Churches You Must Visit in Western Asia

The views and opinions expressed are those of the authors and do not necessarily represent those of this website. This post may contain affiliate links. (Disclaimer here)

*This post was previously live on my other site TheWingedFork.com

Israel, a Western Asian country is where Christianity began. So naturally, Western Asia is where Christianity first spread, long before it reached Central Asia or South Asia or Europe. The churches in Western Asian have a rich history and diversity, with various denominations and traditions, but all of them are the roots of the Christian faith throughout the world. Antioch, Jerusalem, Alexandria, Constantinople, Rome, Ephesus, Sardis, Philadelphia – these are just some of the cities mentioned in the Bible. So which churches in Western Asia do you visit when you travel to the region? Here’s a list of must-visit churches the Middle East.

1. Memorial Church of Moses church on Mount Nebo, Jordan

By Lindsay of CarpeDiemOurWay

Memorial Church of Moses church on Mount Nebo, Jordan – By Lindsay Nieminem from Carpe Diem our way
Memorial Church of Moses church Mount Nebo, Jordan

Mount Nebo is known as one of the top biblical sites in the world and is home to the Memorial  Church of Moses. This site, in the mountains of Jordan, 40 kilometres south of the capital city of Amman, contains a church, built as a memorial to Moses as it is believed that he stood on this spot with the Israelites and pointed to the promised land.

The location provides a panorama of the Holy Land and Christian tradition says that Moses was buried here although the place of his burial was never specified in the Bible.

Today you will find a serpentine cross sculpture depicting Moses’ stick, a monument of the Bible commemorating Pope John Paul II’s visit in the year 2000, and perhaps the most impressive feature of all, the brand new Memorial Church of Moses, built atop the 1500 year old church remains.

Inside the church you will find mosaics from the 5th century on the floors. This biblical site is owned by Franciscan Monks who in 1933 started excavations on the mountain. With the help of locals, they unearthed the remains of the preexisting church site and the mosaic tiles. Depicted on the tiles are images of daily life, animals and hunting, olive trees and grape leaves as well as the tree of life.

You can read this post Is Jordan Safe? if you are curious about visiting want to know about safety in Jordan.

2. Vank Cathedral, Isfahan, Iran

By Nicholas from Rambling Feet

Vank Cathedral, Iran - By Nicholas Lim from Rambling Feet
Vank Cathedral, Iran

When the Armenian community from Julfa (in present-day Azerbaijan) was displaced by Shah Abbas I in the 17th Century, the Safavid ruler established an Armenian quarter called New Julfah in Isfahan, Iran. The community settled there and the Holy Saviour Cathedral, also known as Vank Cathedral, was one of the first churches that it built.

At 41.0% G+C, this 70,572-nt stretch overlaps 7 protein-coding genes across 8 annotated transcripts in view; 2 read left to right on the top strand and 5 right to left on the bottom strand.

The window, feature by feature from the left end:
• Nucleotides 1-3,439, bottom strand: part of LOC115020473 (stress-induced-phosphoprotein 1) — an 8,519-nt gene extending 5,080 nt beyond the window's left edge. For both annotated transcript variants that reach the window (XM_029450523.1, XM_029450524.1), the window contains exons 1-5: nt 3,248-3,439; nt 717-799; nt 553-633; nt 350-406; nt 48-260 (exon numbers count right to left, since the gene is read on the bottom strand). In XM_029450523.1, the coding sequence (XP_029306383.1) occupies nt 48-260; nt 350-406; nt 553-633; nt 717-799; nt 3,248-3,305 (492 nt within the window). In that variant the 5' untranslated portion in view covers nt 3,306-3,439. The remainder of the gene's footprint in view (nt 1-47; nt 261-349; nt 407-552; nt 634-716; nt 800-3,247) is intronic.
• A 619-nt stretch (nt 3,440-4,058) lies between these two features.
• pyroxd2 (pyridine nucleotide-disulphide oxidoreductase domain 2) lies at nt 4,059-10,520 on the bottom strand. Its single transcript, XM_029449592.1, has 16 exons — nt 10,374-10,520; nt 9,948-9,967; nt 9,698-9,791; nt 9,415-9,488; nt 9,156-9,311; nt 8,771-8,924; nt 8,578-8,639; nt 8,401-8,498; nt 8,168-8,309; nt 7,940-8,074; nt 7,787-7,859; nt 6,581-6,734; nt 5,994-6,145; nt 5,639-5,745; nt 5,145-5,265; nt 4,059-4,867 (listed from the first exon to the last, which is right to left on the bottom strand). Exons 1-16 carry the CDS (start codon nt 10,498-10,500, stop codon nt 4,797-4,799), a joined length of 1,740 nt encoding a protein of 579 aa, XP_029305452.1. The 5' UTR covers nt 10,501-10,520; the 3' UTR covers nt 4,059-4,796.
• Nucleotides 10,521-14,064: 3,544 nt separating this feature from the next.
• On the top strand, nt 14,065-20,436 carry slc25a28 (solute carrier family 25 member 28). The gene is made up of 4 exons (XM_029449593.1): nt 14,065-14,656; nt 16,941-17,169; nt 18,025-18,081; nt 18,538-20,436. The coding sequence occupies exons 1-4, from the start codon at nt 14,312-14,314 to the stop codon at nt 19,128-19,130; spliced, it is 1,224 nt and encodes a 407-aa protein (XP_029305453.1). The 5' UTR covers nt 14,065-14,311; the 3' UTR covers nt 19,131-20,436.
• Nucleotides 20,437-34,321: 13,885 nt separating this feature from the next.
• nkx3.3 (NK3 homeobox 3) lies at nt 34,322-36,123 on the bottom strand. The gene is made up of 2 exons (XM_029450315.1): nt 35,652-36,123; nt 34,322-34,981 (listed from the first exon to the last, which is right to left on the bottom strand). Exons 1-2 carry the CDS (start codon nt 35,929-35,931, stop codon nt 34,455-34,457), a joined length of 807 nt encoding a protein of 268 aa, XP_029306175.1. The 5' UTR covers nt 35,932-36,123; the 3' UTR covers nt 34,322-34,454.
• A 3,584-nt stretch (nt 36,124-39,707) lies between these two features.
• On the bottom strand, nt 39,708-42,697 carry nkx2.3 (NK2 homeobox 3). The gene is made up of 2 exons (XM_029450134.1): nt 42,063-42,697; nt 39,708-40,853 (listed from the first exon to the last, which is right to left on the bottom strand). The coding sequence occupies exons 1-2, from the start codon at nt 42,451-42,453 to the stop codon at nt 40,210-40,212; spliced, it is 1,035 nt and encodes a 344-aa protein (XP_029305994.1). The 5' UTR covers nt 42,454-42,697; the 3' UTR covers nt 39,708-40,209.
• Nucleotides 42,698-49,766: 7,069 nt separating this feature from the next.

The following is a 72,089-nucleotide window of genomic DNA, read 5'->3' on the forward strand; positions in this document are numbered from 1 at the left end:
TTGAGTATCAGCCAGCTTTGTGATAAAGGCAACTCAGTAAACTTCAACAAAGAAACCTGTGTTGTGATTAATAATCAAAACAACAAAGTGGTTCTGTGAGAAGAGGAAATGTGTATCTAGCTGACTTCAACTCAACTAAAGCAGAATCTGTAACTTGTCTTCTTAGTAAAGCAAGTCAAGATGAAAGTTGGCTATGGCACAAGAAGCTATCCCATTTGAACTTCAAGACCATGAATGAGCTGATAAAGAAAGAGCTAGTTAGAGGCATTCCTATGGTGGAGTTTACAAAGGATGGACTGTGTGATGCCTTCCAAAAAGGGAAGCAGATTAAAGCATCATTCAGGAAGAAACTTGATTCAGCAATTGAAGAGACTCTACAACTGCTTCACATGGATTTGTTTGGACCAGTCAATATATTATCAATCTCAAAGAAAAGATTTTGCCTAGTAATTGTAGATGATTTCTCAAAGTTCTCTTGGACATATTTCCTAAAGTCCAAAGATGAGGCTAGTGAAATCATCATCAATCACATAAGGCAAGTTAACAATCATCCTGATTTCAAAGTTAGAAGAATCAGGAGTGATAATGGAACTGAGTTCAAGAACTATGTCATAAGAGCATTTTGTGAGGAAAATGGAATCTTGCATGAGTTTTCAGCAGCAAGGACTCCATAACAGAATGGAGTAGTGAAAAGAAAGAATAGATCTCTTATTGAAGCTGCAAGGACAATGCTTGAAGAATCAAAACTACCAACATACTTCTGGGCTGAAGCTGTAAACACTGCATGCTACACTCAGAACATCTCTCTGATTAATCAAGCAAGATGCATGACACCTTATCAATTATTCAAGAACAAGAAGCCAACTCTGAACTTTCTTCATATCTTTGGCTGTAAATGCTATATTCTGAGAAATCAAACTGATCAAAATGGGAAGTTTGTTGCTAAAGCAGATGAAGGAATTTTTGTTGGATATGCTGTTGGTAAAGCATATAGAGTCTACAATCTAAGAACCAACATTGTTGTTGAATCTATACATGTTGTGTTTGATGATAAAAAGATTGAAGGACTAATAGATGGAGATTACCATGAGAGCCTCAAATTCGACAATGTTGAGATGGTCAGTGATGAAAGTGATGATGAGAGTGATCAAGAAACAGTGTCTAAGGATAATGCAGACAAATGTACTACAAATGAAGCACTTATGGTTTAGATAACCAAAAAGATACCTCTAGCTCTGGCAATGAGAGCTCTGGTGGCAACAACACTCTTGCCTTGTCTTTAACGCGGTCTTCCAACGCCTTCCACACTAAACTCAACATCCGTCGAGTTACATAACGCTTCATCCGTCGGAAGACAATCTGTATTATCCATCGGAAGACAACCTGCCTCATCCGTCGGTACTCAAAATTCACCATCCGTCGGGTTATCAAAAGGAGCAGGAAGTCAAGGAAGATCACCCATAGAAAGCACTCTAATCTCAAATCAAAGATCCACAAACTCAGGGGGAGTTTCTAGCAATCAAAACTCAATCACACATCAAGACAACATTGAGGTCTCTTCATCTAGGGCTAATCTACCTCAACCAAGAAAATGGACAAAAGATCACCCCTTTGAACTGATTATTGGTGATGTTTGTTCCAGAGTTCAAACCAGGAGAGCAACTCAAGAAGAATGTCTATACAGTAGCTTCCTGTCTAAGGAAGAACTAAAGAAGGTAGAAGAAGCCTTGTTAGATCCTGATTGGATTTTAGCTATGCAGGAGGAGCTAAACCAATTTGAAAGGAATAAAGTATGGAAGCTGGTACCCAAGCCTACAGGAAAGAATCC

Within the cathedral compound, there is also a small museum (included in the entrance fee) featuring religious and historical artefacts, including the first book that was printed in Iran. It also prominently documents the Armenian genocide that the Ottoman Empire (the precursor of modern-day Turkey) waged in its final years.

READ NEXT  Top 72 Most Beautiful Churches in Europe

As for the cathedral, its plain dome and exterior belie the richness of the art within. Gilded frescoes depicting the Old and New Testaments and saints cram the walls of this ornate cathedral. Look a little closer and you’ll find Persian floral motifs in the borders. The altar is ornamented with tiles that would not look out of place in any of Iran’s grandest mosques. The combination of Persian and Armenian Christian architecture is unique to this part of the world. If you have never been exposed to Eastern Churches, you could do worse than make Vank Cathedral a priority when you visit Iran.

3. Saint Nicholas Church – Demre, Turkey

By Pascale from Slow Travel Guide

The Saint Nicholas church in Demre may not be the most exciting building when seen from the outside, it does hide a fascinating interior and has an even more intriguing history. The Byzantine church is worth visiting, also if the story of Saint Nicholas, who later became Santa Claus or Sinterklaas, has no spiritual significance to you. Saint Nicholas from Patara was the Bishop of Myra during the 4th-century who lived and worked here. Legend has it Saint Nicholas was involved in helping young people and the poor. The original church was destroyed in an earthquake, only to be repaired and damaged by the Arab invasions.

The current church dates back to the 11th-century, with today’s ruins being the result of restorations and extensions carried out in different periods. Inside, you’ll see spectacular mosaics, domes, frescoes, and tombs. Recently, a team of specialists discovered a hidden temple underneath the church. Speculations have risen that this temple may very well contain the tomb of Saint Nicholas. Researchers at work there claim they will find Saint Nicholas undamaged in the temple. If you want to visit the church, try visiting early morning or late afternoon. In avoiding the crowds, you get a far more immersive experience.

4. Saint Nicholas chapel, Protaras, Cyprus

By Dani from A Baby Abroad

Saint Nicholas chapel, Protaras, Cyprus By Dani Kemeny from A Baby Abroad
Saint Nicholas chapel, Protaras, Cyprus

Agios Nikolaos Church, or Church of Saint Nicholas, is a small chapel in the Protaras area of Cyprus. It is located right on Kalamies Beach, next to a fishing harbor.